Whilst the tidal wave of regulation, governance and accountability continues to grow, the Federal Government has announced the introduction of new laws to combat illegal phoenixing and to focus on the accountability of directors and their advisers.
What is illegal phoenixing?
Illegal phoenixing is an activity which is undertaken when a business is liquidated to avoid paying debts (including taxes, employee wages, superannuation and creditors/suppliers) and a new company is created to continue the business, often using a similar name.
Though most directors would not knowingly participate in illegal phoenixing, moving assets to protect a director’s personal financial wealth when a business is facing liquidation could be viewed as phoenixing and both the director and their adviser may now be held liable.
What will change?
The Treasury Laws Amendment (Combating Illegal Phoenixing) Bill 2019 makes it an offence for company directors to engage in creditor-defeating dispositions of company assets or to hinder or delay access to company property.
- Both a director and their adviser (pre-insolvency or other architects of illegal phoenix activities) may be held accountable.
- The government has amended the Insolvency Practice Rules to restrict voting rights of related creditors and ensure honest creditors are not being affected by those complicit in illegal phoenix activity.
- Directors may be held accountable for misconduct by preventing directors from improperly backdating registrations or ceasing to be a director when this would leave the company with no directors. This will be implemented through a new act called the Commonwealth Registers Act 2019 which has been introduced to modernise the commonwealth registers and will include a “director identification number (DIN)”.
- The Commissioner will be able to collect estimates of anticipated GST liabilities and make company directors personally liable for their company’s GST liabilities in certain circumstances. This is on top of the current provisions that can create a personal liability for wages withholding tax and compulsory employee super contributions.
- The Commissioner of Taxation will be able to retain tax refunds where a tax payer has failed to lodge a return or provide other information to the Commissioner that may affect the amount the Commissioner refunds.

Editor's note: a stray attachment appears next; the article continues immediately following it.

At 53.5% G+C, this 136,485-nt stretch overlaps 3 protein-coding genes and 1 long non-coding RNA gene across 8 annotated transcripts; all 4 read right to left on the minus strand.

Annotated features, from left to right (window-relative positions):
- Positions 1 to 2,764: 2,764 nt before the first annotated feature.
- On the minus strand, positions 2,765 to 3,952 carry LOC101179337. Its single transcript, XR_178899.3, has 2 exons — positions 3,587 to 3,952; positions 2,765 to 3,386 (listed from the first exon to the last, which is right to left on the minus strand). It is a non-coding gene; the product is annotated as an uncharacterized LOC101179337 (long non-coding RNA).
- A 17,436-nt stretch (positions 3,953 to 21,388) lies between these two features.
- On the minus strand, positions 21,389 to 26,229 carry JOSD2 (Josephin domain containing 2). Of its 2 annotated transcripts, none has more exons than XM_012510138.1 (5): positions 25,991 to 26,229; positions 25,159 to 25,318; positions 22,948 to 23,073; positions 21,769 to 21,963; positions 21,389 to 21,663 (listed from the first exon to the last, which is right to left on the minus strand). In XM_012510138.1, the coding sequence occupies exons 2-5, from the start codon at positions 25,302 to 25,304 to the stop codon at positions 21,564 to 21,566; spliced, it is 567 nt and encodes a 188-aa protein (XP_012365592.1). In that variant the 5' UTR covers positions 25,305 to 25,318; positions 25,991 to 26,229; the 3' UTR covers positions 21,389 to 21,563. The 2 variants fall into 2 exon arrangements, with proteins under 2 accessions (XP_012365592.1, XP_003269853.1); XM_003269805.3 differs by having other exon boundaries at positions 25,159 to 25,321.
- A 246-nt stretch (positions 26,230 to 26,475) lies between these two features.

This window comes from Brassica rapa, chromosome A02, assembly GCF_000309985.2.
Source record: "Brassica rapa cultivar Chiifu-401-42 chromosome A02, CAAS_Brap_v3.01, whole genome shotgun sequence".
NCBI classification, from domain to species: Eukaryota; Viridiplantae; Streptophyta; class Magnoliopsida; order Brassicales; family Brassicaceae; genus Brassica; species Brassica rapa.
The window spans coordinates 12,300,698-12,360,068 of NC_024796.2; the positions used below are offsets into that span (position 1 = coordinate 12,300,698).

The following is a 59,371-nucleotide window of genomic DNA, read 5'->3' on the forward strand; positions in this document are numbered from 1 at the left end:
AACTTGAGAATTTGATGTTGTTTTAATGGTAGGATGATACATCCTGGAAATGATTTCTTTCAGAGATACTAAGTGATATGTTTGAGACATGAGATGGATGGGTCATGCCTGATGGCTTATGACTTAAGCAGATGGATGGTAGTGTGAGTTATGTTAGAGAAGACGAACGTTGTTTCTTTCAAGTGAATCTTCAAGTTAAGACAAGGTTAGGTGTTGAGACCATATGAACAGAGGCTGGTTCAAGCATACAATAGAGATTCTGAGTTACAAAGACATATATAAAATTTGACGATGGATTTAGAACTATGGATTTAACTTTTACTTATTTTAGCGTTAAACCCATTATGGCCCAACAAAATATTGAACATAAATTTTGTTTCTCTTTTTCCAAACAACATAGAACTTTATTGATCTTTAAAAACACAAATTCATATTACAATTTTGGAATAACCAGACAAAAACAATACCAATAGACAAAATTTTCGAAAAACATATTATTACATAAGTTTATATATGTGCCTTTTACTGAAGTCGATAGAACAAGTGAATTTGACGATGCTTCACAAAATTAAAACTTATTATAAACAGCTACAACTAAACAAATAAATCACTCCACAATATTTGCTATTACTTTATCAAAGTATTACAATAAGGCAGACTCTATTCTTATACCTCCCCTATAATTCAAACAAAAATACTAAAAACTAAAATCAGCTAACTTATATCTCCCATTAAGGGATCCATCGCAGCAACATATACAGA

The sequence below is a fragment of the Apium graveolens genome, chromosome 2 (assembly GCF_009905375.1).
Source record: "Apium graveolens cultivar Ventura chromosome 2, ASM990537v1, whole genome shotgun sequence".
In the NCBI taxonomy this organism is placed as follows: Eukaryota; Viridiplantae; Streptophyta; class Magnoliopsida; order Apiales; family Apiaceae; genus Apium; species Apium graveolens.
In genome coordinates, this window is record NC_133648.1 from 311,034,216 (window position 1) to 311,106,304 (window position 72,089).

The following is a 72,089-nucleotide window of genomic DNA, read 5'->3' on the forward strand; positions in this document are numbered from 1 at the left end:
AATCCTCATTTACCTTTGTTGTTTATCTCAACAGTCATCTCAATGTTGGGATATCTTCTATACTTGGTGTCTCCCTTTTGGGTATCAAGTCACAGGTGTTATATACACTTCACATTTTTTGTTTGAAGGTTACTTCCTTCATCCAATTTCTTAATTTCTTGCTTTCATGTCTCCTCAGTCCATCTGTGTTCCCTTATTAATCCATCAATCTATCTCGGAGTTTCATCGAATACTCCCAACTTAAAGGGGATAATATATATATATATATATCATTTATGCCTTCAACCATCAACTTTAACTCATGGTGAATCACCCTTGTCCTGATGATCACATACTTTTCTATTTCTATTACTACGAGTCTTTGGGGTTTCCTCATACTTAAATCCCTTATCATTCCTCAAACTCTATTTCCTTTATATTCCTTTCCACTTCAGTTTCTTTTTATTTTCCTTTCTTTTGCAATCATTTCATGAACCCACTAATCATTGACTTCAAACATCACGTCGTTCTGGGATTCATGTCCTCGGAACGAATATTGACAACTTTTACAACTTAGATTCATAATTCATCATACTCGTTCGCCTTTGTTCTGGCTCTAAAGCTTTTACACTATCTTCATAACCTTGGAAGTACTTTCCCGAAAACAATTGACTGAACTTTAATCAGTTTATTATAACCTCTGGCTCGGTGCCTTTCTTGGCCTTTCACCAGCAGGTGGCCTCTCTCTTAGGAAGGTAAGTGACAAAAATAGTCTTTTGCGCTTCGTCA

- The safeguards include an extension to the safe harbour provisions for directors of companies in financial distress. These amendments allow the safe harbour provisions to “continue to operate as intended and continue to promote a culture of business restructure and turnaround”.
How does this affect honest businesses?
This legislation highlights the necessity to choose the right advisers when a business is suffering from financial distress. Your day-to-day accountant or business adviser may not have the skills or expertise to ensure that you do not fall foul of the legislation. If there are signs of distress, you and/or your adviser should consider engaging the services of a specialist business recovery and insolvency expert to navigate through the legislation, protect your assets and give the business the best chance of survival
What do advisers need to know?
Advisers are now accountable alongside their clients and face fines and prosecution should they be found to have given the wrong advice. They need to be viewed by the Commissioner as having taken all reasonable steps to legally comply with legislation and do the best for their client.
Trudy-Lee Hickey is a business recovery and insolvency specialist with over 18 years’ experience in corporate and personal insolvency matters. She has specialist understanding of corporate restructuring and business turnaround.